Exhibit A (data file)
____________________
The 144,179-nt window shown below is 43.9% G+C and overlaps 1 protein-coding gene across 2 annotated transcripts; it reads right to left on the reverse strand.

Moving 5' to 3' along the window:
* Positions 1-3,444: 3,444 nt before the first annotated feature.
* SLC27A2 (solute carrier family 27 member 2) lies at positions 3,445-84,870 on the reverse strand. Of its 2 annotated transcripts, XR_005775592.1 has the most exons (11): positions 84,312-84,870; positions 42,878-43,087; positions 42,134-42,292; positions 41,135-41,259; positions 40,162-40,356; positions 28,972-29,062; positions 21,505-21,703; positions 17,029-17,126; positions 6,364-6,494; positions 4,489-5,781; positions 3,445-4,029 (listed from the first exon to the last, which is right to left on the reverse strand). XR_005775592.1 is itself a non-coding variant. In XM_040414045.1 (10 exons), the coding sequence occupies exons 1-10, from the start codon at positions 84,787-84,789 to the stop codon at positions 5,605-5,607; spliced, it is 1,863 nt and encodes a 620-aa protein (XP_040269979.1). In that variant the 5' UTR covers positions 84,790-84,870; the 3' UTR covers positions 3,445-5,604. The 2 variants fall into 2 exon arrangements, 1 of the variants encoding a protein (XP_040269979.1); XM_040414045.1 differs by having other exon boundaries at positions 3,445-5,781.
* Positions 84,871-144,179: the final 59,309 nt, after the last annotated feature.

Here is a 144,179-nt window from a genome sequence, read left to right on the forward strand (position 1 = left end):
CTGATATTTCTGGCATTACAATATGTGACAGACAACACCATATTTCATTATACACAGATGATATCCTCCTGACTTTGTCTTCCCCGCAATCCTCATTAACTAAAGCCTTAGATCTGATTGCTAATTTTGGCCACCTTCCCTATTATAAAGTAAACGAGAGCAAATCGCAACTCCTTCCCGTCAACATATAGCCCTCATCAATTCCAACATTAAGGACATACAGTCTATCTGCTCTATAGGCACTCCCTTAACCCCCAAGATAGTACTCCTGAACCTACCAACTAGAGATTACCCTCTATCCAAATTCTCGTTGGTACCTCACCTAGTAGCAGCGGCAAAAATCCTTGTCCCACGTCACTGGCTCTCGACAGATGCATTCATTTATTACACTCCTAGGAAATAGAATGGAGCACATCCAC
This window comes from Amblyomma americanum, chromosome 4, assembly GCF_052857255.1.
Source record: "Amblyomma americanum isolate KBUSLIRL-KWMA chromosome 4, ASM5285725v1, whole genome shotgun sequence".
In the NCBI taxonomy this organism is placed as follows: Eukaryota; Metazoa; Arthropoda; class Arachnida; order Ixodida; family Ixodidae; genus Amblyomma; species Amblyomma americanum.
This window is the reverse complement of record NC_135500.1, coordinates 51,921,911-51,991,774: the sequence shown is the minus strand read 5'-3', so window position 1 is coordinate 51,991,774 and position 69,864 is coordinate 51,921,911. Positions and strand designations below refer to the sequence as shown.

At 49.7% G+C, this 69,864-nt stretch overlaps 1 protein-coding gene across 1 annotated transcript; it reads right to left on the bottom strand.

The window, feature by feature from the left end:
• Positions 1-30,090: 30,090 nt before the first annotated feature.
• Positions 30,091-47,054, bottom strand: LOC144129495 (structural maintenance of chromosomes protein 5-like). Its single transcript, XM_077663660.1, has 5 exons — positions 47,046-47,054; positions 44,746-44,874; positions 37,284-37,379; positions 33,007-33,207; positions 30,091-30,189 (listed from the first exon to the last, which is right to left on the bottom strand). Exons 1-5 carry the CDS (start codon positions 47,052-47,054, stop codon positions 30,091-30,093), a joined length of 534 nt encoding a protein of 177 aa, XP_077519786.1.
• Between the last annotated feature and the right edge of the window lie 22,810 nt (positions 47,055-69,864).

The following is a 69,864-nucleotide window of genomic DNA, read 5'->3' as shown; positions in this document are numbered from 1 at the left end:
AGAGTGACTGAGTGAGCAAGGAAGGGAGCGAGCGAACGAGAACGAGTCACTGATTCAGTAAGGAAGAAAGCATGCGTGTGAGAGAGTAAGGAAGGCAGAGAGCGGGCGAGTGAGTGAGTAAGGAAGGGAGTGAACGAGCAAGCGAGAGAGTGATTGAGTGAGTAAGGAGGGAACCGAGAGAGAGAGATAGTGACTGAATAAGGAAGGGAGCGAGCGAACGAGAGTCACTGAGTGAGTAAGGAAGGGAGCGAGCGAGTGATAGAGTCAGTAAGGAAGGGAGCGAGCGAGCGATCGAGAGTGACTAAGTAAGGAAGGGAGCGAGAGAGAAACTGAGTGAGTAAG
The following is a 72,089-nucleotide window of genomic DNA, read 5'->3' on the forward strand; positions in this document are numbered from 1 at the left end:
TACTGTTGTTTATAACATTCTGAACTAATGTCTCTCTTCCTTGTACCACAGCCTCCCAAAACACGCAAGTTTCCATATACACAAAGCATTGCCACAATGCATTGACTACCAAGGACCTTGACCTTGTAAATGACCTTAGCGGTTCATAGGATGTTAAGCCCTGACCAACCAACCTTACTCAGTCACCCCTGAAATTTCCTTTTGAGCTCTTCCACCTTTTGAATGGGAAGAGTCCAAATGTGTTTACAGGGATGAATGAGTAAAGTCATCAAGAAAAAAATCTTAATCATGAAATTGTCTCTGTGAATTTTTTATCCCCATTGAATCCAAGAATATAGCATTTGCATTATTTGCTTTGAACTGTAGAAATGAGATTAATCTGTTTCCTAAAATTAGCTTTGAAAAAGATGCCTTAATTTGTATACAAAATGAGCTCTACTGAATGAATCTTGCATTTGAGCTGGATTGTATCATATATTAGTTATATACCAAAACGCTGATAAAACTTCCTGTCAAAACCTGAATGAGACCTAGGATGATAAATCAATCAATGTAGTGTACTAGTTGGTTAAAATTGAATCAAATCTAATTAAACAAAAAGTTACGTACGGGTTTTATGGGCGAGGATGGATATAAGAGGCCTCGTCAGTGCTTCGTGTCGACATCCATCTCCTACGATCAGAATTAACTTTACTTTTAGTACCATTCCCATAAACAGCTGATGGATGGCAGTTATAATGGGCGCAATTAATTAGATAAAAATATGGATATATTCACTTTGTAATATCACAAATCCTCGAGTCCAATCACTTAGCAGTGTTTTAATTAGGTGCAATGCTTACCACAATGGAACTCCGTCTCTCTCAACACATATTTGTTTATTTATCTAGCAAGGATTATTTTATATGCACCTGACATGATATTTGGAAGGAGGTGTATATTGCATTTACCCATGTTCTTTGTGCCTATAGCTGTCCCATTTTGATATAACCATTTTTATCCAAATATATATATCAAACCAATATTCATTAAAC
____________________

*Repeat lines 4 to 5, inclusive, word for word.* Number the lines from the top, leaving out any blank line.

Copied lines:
* SLC27A2 (solute carrier family 27 member 2) lies at positions 3,445-84,870 on the reverse strand. Of its 2 annotated transcripts, XR_005775592.1 has the most exons (11): positions 84,312-84,870; positions 42,878-43,087; positions 42,134-42,292; positions 41,135-41,259; positions 40,162-40,356; positions 28,972-29,062; positions 21,505-21,703; positions 17,029-17,126; positions 6,364-6,494; positions 4,489-5,781; positions 3,445-4,029 (listed from the first exon to the last, which is right to left on the reverse strand). XR_005775592.1 is itself a non-coding variant. In XM_040414045.1 (10 exons), the coding sequence occupies exons 1-10, from the start codon at positions 84,787-84,789 to the stop codon at positions 5,605-5,607; spliced, it is 1,863 nt and encodes a 620-aa protein (XP_040269979.1). In that variant the 5' UTR covers positions 84,790-84,870; the 3' UTR covers positions 3,445-5,604. The 2 variants fall into 2 exon arrangements, 1 of the variants encoding a protein (XP_040269979.1); XM_040414045.1 differs by having other exon boundaries at positions 3,445-5,781.
* Positions 84,871-144,179: the final 59,309 nt, after the last annotated feature.